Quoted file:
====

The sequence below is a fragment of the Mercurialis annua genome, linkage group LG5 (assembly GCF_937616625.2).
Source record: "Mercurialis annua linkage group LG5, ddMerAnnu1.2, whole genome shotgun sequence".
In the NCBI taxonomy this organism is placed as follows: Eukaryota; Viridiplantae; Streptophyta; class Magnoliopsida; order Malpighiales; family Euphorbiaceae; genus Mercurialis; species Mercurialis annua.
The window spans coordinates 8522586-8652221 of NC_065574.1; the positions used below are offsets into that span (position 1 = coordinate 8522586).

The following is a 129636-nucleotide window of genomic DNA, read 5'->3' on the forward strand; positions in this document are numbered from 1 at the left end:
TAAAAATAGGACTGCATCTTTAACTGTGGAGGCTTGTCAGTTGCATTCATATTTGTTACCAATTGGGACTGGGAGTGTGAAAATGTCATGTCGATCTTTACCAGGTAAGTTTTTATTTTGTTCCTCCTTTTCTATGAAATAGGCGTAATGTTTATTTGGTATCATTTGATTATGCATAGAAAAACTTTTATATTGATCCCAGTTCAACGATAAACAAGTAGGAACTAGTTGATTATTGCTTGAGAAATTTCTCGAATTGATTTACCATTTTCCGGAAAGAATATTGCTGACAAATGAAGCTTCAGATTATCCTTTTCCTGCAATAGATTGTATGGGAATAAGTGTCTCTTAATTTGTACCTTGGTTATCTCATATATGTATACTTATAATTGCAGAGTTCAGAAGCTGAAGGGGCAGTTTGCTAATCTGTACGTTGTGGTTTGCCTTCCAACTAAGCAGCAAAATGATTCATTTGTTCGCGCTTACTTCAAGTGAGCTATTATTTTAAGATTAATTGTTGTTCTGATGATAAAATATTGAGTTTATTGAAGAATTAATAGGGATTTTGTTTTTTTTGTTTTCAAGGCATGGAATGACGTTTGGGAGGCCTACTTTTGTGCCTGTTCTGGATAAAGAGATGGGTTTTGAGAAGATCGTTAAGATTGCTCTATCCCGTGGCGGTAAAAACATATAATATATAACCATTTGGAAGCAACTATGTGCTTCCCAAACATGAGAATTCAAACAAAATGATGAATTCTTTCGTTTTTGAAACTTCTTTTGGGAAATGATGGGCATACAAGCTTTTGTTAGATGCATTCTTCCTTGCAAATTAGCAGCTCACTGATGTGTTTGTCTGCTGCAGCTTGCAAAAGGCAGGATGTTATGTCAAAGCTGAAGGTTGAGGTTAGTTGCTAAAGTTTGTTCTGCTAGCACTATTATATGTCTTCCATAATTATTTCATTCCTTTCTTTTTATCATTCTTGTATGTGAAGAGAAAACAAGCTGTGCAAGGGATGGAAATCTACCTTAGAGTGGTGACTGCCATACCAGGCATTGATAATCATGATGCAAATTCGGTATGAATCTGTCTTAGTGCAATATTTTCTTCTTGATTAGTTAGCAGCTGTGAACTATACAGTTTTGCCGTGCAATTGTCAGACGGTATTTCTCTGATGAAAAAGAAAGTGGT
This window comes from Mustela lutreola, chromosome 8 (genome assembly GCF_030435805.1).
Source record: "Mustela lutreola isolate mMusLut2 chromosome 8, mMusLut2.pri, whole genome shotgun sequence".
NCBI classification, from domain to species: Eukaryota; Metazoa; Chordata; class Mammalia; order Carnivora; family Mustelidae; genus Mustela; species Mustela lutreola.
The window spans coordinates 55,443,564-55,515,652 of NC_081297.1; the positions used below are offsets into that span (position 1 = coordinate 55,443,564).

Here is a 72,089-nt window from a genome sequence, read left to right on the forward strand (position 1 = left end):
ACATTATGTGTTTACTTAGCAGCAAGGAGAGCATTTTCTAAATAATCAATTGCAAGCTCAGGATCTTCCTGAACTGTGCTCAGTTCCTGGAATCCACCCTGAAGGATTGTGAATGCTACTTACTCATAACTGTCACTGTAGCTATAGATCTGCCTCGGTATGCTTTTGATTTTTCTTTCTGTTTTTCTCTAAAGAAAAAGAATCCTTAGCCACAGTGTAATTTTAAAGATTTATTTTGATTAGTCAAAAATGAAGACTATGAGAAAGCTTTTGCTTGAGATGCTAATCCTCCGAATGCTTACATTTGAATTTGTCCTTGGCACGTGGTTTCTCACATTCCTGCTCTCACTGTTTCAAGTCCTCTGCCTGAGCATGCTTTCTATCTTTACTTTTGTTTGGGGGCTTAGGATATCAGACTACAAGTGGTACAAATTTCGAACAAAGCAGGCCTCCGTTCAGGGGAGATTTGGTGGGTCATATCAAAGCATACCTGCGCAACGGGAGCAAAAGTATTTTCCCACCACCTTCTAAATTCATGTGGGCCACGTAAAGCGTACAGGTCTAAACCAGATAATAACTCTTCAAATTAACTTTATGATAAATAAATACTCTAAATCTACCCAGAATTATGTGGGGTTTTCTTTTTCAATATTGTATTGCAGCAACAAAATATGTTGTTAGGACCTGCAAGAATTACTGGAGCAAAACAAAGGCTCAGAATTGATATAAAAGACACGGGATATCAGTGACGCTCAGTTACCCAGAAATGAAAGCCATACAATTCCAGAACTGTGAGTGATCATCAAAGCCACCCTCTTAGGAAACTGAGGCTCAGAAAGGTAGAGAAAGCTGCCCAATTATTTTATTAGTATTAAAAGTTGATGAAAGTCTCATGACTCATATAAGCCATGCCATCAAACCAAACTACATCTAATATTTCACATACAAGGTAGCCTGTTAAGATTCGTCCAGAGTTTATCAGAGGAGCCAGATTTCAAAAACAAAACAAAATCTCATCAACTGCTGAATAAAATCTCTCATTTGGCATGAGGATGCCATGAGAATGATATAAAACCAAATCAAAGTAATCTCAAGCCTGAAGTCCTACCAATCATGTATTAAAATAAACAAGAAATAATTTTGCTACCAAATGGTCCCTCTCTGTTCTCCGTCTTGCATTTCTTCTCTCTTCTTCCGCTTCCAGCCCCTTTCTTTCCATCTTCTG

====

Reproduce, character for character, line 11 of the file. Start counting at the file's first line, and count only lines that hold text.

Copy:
Here is a 72,089-nt window from a genome sequence, read left to right on the forward strand (position 1 = left end):